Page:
I have made ceramic burners, and learnt that making the air inlet larger than "others" do (including some companies) allows the combustion only on the surface of the ceramic - and I get long life and clean exhaust. The attached pictures show a "mock-up" of a burner with both an 8mm dia and 10mm dia air intake and using the same gas supply, jet, etc.. (gas diffuser still needs some tuning). Guess which I think is correct?
P4042376.JPG
P4042378.JPG


Still, most coal-fired locomotives were built "for Power" - not Economy, nor Clean exhausts. That is the objective of a different group of engineers, e.g. the ship builders and power-station builders. To them, any un-burnt gas in the exhaust is wasted and expensive. - The same applies today for Car makers and Truck builders as well. Of course, "engineering" is solving the problems to the optimum compromise - to suit the customer, who is often not an engineer.
Finally, as the whole system, from air and gas intakes through to the end of the chimney, is a (complex) tube, with gas at a certain pressure, excited by the white noise from the gas jet (or other source), the "musical instrument" will "sing" at its natural resonant frequency. Mostly, this singing is too low or too high a note that we cannot hear it, but I made one application where the "singing" sounded like an air-horn! I could change the note by adding a length of tube to the chimney, but eliminated the noise by finding a tiny particle of dust that caused a "buzz" at the surface of the ceramic. Changing the gas-air mixture did not affect the noise. I also managed to damp the noise by a flexible shroud over the air intake, but that wasn't the true solution. I had managed at one point to tune the noise to a high frequency so I could barely hear it - but the solution is "cleanliness, is next to godliness". Cleaning the burner at the single hole where the noise was triggered did get rid of the noise. Any pulsation observed at the burner must be resolved, and it may not be the gas-air mixture that is wrong, just a rogue (hot?) particle, or some other fault, to distort the gas flow through the burner.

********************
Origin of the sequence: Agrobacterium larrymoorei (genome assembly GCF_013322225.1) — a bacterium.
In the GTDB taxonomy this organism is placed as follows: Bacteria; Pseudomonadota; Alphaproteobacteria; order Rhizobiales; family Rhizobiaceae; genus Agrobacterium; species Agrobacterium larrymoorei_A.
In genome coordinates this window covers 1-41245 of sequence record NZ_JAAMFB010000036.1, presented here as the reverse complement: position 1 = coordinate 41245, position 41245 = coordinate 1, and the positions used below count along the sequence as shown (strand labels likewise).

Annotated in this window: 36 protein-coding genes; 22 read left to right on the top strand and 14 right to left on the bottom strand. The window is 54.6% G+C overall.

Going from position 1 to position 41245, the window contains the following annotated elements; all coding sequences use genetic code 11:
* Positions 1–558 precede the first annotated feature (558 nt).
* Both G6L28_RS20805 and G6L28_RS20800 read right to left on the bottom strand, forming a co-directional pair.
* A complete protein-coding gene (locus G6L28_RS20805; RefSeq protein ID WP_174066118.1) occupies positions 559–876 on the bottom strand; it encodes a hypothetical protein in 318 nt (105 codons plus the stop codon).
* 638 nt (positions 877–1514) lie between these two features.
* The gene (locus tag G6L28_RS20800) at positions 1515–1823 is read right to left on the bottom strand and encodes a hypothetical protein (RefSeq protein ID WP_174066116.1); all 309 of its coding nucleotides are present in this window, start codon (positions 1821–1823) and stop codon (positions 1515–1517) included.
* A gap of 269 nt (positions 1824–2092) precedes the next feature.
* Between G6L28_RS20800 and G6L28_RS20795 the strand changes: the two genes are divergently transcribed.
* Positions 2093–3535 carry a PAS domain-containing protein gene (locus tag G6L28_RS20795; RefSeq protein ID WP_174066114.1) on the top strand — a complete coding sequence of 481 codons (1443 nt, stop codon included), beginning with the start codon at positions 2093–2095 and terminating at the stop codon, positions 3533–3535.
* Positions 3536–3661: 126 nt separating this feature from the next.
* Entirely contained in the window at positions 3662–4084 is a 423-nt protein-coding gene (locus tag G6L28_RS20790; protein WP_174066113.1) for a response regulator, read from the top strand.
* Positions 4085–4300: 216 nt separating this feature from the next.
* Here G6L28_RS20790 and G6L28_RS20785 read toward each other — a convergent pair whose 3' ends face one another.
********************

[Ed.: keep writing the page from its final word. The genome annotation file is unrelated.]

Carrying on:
Happy firing: and believe that "none of us are perfect", but engineers try to make things that are.... by design, not by chance!
 

Steamchick

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my background is combustion. It sounds like the gas is no longer burning on the face of the ceramic, infrared or ceramic burners are designed for secondary air they do not draw enough primary for complete combustion, once you have burned up the secondary air in the firebox the flame will lift off the burner and the whole fire box to the exit of the chimney becomes a primary air only combustion chamber this is the sound change.

It could also be that the primary combustion mixture has slowed down through the ceramic burner enough that the flame has gotten behind the burner, this could be due to back pressure in the firebox.

The other possibility is a broken ceramic, it would not repeat but go to a noisy burner to start with.

i hope this helps

Art B